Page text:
YubNub: My entry for the Rails Day 24 hour programming contest
(Credit for the cute snail drawing goes to Igor Križanovskij)
Well I have completed my submission for the 2005 "Rails Day" 24-hour programming contest. The idea was to make the coolest program in 24 hours, using a wonderful programming system called Ruby on Rails. I made a web application called YubNub (haven't had a chance to make it publicly accessible -- will do soon). But first, a question:
1. What is YubNub?
YubNub is a command-line for the web. After setting it up on your browser, you simply type "gim porsche 911" to do a Google Image Search for pictures of Porsche 911 sports cars. Type "random 49" to return random numbers between 1 and 49, courtesy of random.org. And best of all, you can make a new command by giving YubNub an appropriate URL.
2. Why did you make YubNub?
On a practical note, I was tired of setting up the same Firefox keywords on each of the 5 computers that I use. By putting my keywords into YubNub, I can hit "am mark twain" for an Amazon search, or "gmap vancouver" for a Google Maps search, no matter which computer I'm on.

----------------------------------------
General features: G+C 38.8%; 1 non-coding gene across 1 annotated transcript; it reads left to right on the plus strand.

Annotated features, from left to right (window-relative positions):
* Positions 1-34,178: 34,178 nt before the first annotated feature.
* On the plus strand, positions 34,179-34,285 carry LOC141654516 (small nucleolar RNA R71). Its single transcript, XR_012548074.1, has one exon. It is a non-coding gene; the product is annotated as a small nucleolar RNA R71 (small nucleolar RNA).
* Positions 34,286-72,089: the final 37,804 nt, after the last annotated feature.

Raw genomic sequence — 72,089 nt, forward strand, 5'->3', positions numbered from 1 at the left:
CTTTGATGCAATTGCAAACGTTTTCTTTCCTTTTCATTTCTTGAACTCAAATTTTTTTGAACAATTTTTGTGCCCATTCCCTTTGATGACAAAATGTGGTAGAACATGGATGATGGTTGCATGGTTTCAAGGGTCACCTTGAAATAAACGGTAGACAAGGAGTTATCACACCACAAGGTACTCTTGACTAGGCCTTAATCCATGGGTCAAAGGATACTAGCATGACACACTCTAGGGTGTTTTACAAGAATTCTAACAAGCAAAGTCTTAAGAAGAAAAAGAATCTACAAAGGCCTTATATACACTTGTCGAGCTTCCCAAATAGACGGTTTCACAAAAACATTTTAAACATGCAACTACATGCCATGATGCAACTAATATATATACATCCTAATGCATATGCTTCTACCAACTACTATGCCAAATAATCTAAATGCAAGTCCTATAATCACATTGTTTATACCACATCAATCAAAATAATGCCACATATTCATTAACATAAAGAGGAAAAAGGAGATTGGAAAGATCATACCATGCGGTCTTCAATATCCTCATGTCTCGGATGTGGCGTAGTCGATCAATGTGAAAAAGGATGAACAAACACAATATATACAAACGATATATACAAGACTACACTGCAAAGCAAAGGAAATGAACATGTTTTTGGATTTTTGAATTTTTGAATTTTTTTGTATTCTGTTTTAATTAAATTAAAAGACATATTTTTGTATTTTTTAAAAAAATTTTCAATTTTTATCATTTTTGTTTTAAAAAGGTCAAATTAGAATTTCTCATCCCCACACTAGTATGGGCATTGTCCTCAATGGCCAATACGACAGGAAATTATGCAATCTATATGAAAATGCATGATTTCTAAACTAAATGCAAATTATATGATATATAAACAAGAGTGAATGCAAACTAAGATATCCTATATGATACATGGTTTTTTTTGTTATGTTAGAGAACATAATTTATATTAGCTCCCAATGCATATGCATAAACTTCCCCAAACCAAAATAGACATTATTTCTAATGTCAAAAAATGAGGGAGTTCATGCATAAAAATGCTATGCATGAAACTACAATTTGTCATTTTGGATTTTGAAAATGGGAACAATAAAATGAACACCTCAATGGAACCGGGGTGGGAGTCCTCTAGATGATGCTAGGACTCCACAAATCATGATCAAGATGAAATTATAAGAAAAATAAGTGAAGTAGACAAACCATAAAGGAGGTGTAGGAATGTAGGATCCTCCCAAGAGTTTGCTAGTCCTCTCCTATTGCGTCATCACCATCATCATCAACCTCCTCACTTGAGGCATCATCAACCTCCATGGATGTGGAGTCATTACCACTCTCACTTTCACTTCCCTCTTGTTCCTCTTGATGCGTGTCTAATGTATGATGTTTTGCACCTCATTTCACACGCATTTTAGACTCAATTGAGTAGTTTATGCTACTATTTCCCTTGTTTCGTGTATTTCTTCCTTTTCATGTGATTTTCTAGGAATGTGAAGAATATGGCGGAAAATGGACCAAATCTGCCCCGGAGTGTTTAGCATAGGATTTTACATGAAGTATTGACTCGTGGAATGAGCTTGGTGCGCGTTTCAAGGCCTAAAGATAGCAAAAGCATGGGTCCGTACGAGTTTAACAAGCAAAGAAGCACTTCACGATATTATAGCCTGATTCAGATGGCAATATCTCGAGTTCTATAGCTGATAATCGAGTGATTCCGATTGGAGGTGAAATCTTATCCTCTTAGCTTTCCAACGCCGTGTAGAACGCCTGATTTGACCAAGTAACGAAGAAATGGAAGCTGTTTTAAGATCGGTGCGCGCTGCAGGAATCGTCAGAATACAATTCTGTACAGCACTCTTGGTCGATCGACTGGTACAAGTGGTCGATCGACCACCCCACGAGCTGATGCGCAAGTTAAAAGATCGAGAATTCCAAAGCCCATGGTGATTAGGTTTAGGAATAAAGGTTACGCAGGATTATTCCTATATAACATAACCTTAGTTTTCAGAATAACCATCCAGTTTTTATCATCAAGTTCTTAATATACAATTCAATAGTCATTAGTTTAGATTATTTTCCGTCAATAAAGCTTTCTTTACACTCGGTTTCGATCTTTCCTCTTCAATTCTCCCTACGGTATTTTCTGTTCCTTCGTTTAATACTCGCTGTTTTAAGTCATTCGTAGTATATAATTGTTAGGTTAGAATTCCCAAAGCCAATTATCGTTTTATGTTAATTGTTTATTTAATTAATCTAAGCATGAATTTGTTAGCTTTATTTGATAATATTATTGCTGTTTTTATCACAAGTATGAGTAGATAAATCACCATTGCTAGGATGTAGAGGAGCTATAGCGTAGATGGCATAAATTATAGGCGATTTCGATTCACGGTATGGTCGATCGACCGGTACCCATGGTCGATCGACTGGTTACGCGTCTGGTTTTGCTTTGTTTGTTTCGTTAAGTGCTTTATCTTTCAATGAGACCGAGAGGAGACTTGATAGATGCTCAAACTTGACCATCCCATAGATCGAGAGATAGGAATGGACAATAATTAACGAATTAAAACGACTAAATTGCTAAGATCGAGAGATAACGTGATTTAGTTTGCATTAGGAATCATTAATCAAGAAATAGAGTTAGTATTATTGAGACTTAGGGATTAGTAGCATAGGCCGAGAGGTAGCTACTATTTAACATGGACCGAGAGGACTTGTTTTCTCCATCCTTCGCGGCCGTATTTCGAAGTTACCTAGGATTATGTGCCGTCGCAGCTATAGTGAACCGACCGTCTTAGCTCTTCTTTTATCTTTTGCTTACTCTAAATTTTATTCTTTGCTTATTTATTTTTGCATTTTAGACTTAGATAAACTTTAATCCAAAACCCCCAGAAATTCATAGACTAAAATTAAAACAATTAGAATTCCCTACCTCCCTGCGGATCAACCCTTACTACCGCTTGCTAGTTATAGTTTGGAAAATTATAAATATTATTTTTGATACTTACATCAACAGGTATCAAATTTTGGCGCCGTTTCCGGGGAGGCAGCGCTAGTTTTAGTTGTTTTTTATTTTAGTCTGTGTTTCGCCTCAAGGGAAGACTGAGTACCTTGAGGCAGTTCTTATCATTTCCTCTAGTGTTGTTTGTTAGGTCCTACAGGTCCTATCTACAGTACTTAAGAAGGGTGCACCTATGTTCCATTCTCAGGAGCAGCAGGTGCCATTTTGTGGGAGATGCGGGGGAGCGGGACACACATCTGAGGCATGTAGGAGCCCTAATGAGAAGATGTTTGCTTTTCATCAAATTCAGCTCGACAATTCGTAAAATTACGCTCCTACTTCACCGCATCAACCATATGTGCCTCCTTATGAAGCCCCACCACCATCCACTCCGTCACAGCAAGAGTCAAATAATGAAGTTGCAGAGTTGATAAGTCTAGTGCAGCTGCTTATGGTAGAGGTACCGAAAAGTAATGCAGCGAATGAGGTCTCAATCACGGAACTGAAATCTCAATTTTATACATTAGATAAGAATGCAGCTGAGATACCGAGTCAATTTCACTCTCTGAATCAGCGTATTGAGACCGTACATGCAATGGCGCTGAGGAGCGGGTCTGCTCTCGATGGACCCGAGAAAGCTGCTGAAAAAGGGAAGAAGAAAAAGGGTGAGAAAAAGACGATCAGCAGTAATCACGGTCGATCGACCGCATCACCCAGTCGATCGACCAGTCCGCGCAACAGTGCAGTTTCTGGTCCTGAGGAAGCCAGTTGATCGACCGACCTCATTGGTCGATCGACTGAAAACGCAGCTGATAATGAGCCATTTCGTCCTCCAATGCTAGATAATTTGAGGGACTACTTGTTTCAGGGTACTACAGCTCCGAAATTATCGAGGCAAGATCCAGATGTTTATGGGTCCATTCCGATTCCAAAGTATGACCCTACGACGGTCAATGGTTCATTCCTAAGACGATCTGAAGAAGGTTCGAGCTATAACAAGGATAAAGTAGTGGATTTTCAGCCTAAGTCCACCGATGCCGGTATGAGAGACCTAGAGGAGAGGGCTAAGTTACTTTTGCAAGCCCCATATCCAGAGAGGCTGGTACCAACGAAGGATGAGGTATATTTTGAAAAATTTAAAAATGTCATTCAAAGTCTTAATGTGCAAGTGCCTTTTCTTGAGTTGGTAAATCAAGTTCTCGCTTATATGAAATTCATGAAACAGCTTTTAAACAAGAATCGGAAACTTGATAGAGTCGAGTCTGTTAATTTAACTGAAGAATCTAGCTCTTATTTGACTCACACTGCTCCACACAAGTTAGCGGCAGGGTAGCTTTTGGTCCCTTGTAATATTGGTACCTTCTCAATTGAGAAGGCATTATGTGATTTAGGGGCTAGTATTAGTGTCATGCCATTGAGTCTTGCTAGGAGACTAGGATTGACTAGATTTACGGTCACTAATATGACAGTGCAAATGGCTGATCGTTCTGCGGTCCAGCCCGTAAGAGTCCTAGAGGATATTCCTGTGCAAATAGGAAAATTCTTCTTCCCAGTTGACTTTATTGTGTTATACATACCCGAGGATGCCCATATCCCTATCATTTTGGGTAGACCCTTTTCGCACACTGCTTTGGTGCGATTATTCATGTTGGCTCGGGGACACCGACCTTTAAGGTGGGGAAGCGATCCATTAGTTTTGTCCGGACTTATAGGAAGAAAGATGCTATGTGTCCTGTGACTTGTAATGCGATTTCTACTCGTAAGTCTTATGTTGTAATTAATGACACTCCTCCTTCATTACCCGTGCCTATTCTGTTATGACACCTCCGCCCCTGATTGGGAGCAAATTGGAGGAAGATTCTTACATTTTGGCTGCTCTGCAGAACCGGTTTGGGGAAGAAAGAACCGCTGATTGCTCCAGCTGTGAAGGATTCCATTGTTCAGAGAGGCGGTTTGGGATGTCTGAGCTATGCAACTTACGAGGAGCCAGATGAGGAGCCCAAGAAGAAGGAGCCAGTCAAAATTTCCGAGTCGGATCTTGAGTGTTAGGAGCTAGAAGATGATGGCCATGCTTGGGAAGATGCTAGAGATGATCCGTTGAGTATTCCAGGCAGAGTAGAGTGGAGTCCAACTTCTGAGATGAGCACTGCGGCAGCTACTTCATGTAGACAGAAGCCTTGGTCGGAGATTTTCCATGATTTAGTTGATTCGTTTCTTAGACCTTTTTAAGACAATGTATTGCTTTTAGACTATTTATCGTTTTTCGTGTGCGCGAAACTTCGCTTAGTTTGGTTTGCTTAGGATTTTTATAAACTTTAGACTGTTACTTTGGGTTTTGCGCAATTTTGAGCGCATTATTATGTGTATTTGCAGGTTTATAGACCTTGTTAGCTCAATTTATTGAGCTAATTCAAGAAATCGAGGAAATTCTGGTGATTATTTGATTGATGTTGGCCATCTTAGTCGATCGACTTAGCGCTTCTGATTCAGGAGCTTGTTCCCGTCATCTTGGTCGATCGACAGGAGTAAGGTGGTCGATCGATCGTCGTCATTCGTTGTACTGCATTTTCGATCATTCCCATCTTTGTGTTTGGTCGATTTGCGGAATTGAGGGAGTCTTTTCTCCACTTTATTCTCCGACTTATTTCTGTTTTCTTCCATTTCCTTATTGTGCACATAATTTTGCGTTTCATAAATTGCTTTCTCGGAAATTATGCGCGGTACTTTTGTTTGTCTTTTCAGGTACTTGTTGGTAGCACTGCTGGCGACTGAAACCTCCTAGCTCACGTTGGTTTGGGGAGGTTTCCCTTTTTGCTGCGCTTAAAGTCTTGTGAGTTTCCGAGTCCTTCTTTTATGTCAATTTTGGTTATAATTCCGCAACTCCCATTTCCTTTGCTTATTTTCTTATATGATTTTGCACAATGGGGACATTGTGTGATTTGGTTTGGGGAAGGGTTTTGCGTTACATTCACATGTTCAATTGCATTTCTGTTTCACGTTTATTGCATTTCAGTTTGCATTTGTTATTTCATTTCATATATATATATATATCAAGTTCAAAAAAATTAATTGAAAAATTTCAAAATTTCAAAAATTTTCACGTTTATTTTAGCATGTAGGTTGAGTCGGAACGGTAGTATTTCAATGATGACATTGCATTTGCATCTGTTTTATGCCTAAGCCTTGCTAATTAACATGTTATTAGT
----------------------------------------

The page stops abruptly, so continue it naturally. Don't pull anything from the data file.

But on a bigger scale, YubNub is the realization of a very big idea: the URL command line of the web OS.
Web applications were once considered slow and unreliable, compared to their desktop counterparts. But these days, people are increasingly choosing web applications over desktop applications. Amazingly, GMail is found to be faster than desktop email programs. The snappy Google Maps interface feels as responsive as a desktop application. The web is morphing into the desktop, and today we are witness to the command line making its appearance in this new world, as YubNub, the (social) command-line for the web.
The beauty of YubNub is that anyone can help to extend it. If there is an existing web service with a submit form, they can add it pretty easily (like I did with the Amazon example above). But even more interesting is the adding of complex data-processing services (like validating an RSS feed, or converting webpages to audio using text-to-speech).
This will really come into play when I implement pipes (e.g. "google jon udell | to_rss | xargs text_to_speech"). Now that is going to rock! And I don't have to be the one to make these commands -- anyone in the world can create the code for to_rss, xargs, and text_to_speech, hosting it on their server. YubNub is just the glue that enables these pieces to interact.
3. What's up with the name "YubNub", anyway?
I remember hearing this word as a kid, watching one of the Star Wars movies. Evidently it means "Hooray" in the Ewok language.